Weekly Meanderings 29 October 2016

UmpsPrayLast Saturday night, in the Cubs’ game clinching win over the LA Dodgers, we saw again this crew of umpires — led by PhD in theology Ted Barrett — huddling to pray before the game began. I’m not sure if they were saying the Lord’s Prayer, the Jesus Creed, or going spontaneous but the removal of hats, huddling, and praying embodies faith before 42K fans. Grateful to Ted Barrett. (By the way, the bald African American in a blue sweat shirt in the front row is Magic Johnson, cheering for a good but still wrong team.)

Kyle Schwarber by Tom Verducci:

“I’m just trying to put in team at-bats right now,” Schwarber said. “I want to help this team get to the ultimate goal. That’s why I did all of this was for these guys in the clubhouse and for our organization. It wasn’t for me. So, like I said, I just want to put in good team at-bats every time I go to the plate and take that result.”

Three months ago, while Schwarber still was rehabbing from his wrecked knee, the Yankees asked Epstein for Schwarber in trade talks about Miller. Epstein immediately and emphatically rejected such an idea, calling Schwarber an untouchable franchise player. (He did likewise when the Yankees brought up infielder Javy Baez. The Cubs shifted the focus to trading for Aroldis Chapman in a deal in which they surrendered prospect Gleyber Torres.)

Too good to be true? Wait, there’s more. Consider this, too: Schwarber played in the World Series with a green wristband to honor Campbell Faulkner, whom Schwarber identified as a kid with a rare genetic disease he befriended in spring training last year.

“Really young, smart kid, and he’s just always got a big smile on his face,” Schwarber said. “You know, that draws your attention to him. He’s living life to his fullest, even though he’s got something to overcome. We’ve grown a relationship over the last two years, and I actually got to see him when I was in Mesa playing in the AFL, and it was great to see him … that’s a person you want to look up to right there.”

On Friday night, the first World Series game in 71 years will be played at Wrigley Field, the first one held there under the lights. It’s already an historic enough occasion. But now, based on the absurdist events of the past two days, more history awaits. The Legend of Kyle Schwarber is to be continued.

Speaking of which, Syler got to see only two pitches. Photo mug that he has, he got on TV and ESPN, too.

Aimee Byrd speaks up about Jen Hatmaker and, most tellingly, calls attention to LifeWay’s inconsistencies:

My newsfeed was divided between people who are celebrating this stance and who are upset over this decision. And I find myself annoyed over the whole thing. While I affirm that the Bible clearly shows that Christian marriage is between one man and one woman and that homosexuality is a sin, I still find myself scratching my head over Lifeway’s “doctrinal guidelines.” Why is Lifeway, or any of us, surprised at Jen Hatmaker’s statement?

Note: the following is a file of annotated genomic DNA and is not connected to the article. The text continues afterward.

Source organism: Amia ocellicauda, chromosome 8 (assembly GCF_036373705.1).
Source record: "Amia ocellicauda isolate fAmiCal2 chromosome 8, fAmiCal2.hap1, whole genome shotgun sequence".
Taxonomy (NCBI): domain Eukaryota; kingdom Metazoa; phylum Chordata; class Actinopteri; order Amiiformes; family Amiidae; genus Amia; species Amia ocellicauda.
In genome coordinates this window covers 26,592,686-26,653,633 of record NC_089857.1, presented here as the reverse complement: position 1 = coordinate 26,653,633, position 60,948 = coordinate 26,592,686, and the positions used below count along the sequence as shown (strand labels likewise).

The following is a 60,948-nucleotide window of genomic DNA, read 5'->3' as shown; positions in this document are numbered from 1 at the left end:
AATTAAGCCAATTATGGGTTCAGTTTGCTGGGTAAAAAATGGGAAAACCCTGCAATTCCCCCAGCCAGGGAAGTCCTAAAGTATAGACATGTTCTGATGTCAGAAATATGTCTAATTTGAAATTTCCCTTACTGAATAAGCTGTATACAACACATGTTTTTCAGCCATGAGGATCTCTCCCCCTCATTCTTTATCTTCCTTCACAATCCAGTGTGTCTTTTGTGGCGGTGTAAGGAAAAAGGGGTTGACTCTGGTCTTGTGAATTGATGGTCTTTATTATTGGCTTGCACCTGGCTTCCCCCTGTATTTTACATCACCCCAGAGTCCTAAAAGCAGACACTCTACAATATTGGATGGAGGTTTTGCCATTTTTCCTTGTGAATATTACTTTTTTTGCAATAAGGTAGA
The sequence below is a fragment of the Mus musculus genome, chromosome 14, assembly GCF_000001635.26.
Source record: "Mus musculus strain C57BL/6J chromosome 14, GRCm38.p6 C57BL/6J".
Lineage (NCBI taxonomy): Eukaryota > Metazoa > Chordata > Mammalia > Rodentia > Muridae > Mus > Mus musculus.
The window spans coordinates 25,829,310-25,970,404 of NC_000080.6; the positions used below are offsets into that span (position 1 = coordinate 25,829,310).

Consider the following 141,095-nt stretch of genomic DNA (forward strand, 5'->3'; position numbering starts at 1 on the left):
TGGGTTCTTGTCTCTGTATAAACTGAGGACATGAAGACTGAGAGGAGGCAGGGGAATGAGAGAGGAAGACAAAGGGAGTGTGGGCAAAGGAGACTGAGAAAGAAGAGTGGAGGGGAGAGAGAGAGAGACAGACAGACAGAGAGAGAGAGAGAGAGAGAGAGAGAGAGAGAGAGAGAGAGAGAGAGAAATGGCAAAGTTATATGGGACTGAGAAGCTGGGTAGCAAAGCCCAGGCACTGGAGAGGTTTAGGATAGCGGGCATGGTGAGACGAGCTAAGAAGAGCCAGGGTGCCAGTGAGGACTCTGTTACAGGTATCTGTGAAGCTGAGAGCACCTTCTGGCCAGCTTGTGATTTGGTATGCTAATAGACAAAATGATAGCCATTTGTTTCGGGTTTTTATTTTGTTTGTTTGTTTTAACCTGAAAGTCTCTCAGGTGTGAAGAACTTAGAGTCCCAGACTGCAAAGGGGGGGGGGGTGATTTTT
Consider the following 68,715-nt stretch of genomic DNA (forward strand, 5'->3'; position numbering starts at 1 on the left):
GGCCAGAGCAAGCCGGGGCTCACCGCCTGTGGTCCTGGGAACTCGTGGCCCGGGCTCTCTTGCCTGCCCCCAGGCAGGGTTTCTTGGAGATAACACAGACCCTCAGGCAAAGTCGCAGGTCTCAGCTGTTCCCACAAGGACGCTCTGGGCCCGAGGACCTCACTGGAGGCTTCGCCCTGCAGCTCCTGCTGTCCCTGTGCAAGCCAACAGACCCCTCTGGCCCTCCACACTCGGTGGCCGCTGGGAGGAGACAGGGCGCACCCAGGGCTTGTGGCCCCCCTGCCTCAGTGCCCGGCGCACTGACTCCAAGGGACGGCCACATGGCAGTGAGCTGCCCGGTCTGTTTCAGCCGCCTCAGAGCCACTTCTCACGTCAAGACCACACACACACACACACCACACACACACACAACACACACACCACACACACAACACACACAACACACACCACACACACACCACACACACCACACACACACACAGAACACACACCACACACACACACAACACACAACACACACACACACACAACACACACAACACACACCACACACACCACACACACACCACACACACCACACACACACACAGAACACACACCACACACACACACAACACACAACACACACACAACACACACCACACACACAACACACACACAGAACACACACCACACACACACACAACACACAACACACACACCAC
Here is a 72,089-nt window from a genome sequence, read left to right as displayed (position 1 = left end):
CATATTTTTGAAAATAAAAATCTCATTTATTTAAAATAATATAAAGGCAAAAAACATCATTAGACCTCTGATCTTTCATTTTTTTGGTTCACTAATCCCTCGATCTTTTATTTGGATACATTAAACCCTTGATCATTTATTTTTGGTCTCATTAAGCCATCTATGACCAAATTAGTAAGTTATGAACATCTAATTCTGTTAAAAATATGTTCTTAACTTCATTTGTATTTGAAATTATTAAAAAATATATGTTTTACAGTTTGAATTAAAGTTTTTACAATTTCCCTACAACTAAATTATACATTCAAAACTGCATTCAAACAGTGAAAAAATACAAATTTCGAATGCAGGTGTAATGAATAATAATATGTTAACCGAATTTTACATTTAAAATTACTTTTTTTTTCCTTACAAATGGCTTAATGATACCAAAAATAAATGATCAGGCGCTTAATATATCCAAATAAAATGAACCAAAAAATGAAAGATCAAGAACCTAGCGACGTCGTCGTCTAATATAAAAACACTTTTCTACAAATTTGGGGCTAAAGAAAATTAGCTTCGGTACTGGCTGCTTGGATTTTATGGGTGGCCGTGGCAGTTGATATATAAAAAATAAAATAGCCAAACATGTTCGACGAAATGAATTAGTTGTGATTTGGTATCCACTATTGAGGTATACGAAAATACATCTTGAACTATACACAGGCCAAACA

Lifeway had no problem profiting from the sales many copies of her other books. In fact, their bestseller’s list tells me that they have low doctrinal guidelines when it comes to selling so-called Christian books. These books err on primary doctrines: who God is, the message of salvation, the word of God, and what the Bible says about man. And the books that are sold in the “women’s” genre can be the worst offenders. So those who read from Lifeway’s bestsellers of Christian books to women have already been conditioned to have a low view of God, a high view of man, and a distorted gospel. I have already opined over and over that Hatmaker has offended in these very ways.
So, I wonder, what are Lifeway’s doctrinal guidelines to a statement like this:
Consequently, I have heard more sermons, talks, messages, and lectures on Christianity than can possibly be impactful. I have spent half my life listening to someone else talk about God. Because of this history, I’ve developed something of an immunity to sermons. . . . 
Teaching by example, radical obedience, justice, mercy, activism, and sacrifice wholly inspires me. I am at that place where “well done” trumps “well said.”
That is an interesting take on the preached Word and its effectiveness.

Peter Tatchell, a well-known UK gay activist pours some cold water on the heads of some legal rulings, showing that eventually your freedom will collide with my rights., showing that rights approaches will never be completely adequate: